Decatur City Council

I previously wrote that I wouldn’t endorse any candidate in the municipal election, and I intended to stick with that, but I want to share who I think would be the best city council picks for Decatur.   Knowing my endorsements sure didn’t help John McCain or Hillary Clinton, I sure hope I’m not the kiss of political death, but I’m going to share my picks anyway.

A few weeks ago I sent questions to most of the candidates.  Out of ten candidates to whom I sent questions to, only four replied.  The lack of responses from the majority of the candidates, tells me everything I need to know.  Okay, I’m not Larry King or Oprah Winfrey; I’m sure there’s more important people to impress, but it’s not my ego that concerns me.  I’m just a concerned resident of Decatur.  If they aren’t willing to respond to me, a nobody, how could I believe they’d respond to the other 70,000 nobodys in town?   It changed my mind about nearly all of the candidates.  In fact, several of the people I was going to vote for, lost my vote.

2 Year Candidates:  Marcia Phillips, Larry Foster, Pat McDaniel

My pick:  Pat McDaniel

I have had discussions, albeit through a blog, with Pat McDaniel, but I think it’s given me a pretty good idea of the type of person he is.  He seems like someone who would be independent enough to vote based upon, not only his convictions, but community input.  He’s conservative but not aligned with any particular organization in town.  He’s been involved with the community for many years, in many different roles.  He has plenty of knowledge of city council issues, having been a reporter for the Decatur Tribune, covering city council meetings for several years.  I believe he would be a reasonable voice on the council.

4 year Candidates:  Betsy Stockard, Dan Caulkins, Rev. Carey Grady, Adam Ruderman, Matthew Jackson, Julie Moore-Wolfe, Jerry Dawson, Adam Brown

There are three 4-year council seats up for election.  If Mike McElroy wins as mayor, his seat will be open; it’s likely that one of the losing candidates would be appointed to fill McElroy’s seat.

Here are my best picks:

Jerry Dawson – His response to my questions was convincing.  I agree with everything he wrote.  I think we’re on the same page, regarding many issues.  I wasn’t aware of that prior to his response.  He isn’t running as a “change” candidate, or a “chamber” candidate.  He’s just running as a candidate.  Refreshing.   Much of Decatur’s success is dependent upon our school district.  Even though the city council and school board are two different entities, they still need to work together to make Decatur public schools, the best in our area.  It will require both our city council and school board working together to make that happen.  I believe Dawson understands this.  Making our neighborhoods safer and more attractive, will boost property values, and encourage young families to choose to stay in Decatur.  This will create more revenue for both the city and school district.  More importantly, it will create a better environment for kids to grow up in.  Decatur needs to retain its’ young families, if we are to have positive growth and success in the future.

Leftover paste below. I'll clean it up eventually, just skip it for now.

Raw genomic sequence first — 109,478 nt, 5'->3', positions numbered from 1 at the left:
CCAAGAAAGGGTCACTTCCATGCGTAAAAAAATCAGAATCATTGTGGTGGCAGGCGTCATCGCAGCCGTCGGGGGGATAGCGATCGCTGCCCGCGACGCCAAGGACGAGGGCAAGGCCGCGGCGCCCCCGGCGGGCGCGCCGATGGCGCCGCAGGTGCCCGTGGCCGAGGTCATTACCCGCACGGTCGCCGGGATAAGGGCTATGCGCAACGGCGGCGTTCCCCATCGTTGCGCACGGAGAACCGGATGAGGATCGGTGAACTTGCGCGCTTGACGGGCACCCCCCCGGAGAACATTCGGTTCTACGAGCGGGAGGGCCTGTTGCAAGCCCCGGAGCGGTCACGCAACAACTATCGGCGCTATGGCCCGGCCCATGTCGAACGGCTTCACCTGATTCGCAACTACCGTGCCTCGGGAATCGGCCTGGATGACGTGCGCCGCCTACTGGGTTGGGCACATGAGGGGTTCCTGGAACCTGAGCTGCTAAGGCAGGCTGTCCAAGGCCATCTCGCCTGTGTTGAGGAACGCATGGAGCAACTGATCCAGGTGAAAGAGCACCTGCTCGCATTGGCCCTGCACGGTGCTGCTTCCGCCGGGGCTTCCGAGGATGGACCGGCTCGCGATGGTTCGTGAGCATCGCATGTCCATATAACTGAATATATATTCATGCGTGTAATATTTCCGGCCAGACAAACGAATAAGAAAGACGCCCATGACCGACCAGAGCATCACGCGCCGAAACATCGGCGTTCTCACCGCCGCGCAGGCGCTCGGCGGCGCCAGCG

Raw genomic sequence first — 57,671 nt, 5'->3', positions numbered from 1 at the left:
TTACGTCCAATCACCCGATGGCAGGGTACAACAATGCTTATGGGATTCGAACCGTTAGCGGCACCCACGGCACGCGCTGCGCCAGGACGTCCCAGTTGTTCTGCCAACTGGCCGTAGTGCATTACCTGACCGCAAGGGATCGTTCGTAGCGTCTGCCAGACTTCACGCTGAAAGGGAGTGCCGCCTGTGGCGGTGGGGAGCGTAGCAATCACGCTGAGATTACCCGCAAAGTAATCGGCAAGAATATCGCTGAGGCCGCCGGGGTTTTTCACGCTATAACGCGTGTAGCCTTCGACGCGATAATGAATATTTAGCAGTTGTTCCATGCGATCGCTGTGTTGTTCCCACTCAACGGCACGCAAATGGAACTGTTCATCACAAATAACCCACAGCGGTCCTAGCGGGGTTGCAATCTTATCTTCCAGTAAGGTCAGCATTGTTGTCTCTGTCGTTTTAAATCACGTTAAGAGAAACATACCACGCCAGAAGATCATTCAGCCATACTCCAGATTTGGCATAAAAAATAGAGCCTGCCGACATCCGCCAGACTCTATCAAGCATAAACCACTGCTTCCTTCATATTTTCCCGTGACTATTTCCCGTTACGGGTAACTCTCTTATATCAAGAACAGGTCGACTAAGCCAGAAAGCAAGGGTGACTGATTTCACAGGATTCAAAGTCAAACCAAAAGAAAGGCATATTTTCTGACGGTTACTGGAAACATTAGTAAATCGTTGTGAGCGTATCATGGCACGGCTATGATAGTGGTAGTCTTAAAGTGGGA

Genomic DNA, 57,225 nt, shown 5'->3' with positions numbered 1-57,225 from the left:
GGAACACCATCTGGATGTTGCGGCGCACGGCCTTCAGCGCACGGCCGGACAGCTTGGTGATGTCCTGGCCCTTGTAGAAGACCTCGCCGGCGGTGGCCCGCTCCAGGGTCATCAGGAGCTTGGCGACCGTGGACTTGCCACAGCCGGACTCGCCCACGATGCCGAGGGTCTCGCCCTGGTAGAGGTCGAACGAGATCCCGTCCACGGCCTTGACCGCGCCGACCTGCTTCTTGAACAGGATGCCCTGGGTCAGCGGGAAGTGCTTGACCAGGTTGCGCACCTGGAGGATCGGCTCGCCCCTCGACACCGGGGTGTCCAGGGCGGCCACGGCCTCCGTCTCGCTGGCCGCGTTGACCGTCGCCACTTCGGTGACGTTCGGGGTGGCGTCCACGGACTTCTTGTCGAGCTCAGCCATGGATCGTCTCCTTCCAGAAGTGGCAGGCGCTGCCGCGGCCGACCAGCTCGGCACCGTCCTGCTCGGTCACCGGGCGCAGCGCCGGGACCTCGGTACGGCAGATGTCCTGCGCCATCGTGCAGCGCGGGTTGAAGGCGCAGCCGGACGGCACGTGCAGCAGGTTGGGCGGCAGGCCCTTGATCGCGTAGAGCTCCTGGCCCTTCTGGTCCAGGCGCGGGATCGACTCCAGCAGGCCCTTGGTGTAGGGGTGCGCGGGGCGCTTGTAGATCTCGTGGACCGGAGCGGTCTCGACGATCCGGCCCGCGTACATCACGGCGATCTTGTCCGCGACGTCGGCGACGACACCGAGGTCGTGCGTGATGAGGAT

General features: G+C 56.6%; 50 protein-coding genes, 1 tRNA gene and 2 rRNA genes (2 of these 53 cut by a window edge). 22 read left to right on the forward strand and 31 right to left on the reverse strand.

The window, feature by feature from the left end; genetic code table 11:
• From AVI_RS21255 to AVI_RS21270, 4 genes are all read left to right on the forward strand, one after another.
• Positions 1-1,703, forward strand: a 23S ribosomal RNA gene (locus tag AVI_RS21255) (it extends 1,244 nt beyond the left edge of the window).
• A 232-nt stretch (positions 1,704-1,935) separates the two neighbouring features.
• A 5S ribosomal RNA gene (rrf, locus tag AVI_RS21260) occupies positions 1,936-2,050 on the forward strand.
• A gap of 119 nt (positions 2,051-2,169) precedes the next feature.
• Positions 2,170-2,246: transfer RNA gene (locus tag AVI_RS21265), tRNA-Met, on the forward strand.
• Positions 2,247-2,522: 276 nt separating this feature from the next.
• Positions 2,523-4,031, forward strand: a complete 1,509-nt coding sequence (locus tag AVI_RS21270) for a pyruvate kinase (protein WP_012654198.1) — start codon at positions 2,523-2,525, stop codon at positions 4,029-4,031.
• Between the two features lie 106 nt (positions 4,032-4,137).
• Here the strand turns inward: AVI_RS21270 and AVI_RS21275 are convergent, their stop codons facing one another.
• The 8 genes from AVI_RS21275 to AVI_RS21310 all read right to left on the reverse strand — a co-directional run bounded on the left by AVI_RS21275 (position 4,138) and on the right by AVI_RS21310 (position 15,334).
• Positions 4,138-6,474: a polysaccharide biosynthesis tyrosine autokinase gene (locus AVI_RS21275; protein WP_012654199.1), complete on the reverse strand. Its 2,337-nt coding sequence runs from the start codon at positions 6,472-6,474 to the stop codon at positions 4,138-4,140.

Adam Ruderman – Before I sent Ruderman my list of questions, he contacted me to come speak before the neighborhood group that a few neighbors in my area are trying to form.  To me, that shows someone who is willing to get to know the people he would represent.   A very important quality.  I also like his ideas for lakefront development.  In the Business Journal of Midcentral Illinois, he pointed out his interest in capitalizing on Decatur’s most attractive asset – our lake.  “A boardwalk with everything from restaurants, specialty shops, arcades, etc. would give Central Illinoisans another reason to visit Decatur for a day or two.”  I too believe it would be a unique attraction to the city and open up many possibilities and sources of revenue.  I agree with him on several other issues as well.  He also understand labor issues, which is important in a city like Decatur.

My third candidates choice is a toss up.  I’m not even sure who I’m going to vote for yet, but I think any of these candidates would be a good choice:

Rev. Carey Grady: I believe he understand the problems of many of our most troubled youth in the community.  As a pastor, he’s on the frontlines every day.  I also believe he would be a voice for a large part of Decatur that hasn’t always been represented well in the community – our inner city.

Adam Brown: Brown is an energetic individual who I believe would be receptive to new ideas, and represent a segment of our population, of which Decatur desperately needs to attract and retain – young professionals.  I also agree with his stance on city taxes.  Decatur needs to be competitive with its neighboring communities to attract new business.  Having a younger and fresher perspective on the city is important.

Matthew Jackson (Write-In Candidate): Of all the candidates I have discussed, Jackson is the one I have had the most discussions with over the past couple of years.   He has faithfully attended city council meetings, and knows the issues well.  I believe that he would take the time to study all aspects of an issue before voting on it.